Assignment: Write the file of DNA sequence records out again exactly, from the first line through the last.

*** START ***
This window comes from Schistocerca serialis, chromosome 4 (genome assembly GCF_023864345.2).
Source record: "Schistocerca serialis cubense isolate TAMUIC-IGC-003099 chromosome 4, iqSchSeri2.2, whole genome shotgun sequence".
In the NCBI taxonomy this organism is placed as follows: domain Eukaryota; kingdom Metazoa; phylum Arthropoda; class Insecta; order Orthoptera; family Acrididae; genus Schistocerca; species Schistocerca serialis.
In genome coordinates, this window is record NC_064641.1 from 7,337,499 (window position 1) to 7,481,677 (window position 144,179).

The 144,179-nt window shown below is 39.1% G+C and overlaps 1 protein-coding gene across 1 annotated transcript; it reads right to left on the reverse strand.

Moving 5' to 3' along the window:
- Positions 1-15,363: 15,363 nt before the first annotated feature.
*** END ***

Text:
This window comes from Schistocerca serialis, chromosome 4 (genome assembly GCF_023864345.2).
Source record: "Schistocerca serialis cubense isolate TAMUIC-IGC-003099 chromosome 4, iqSchSeri2.2, whole genome shotgun sequence".
In the NCBI taxonomy this organism is placed as follows: domain Eukaryota; kingdom Metazoa; phylum Arthropoda; class Insecta; order Orthoptera; family Acrididae; genus Schistocerca; species Schistocerca serialis.
In genome coordinates, this window is record NC_064641.1 from 7,337,499 (window position 1) to 7,481,677 (window position 144,179).

The 144,179-nt window shown below is 39.1% G+C and overlaps 1 protein-coding gene across 1 annotated transcript; it reads right to left on the reverse strand.

Moving 5' to 3' along the window:
- Positions 1-15,363: 15,363 nt before the first annotated feature.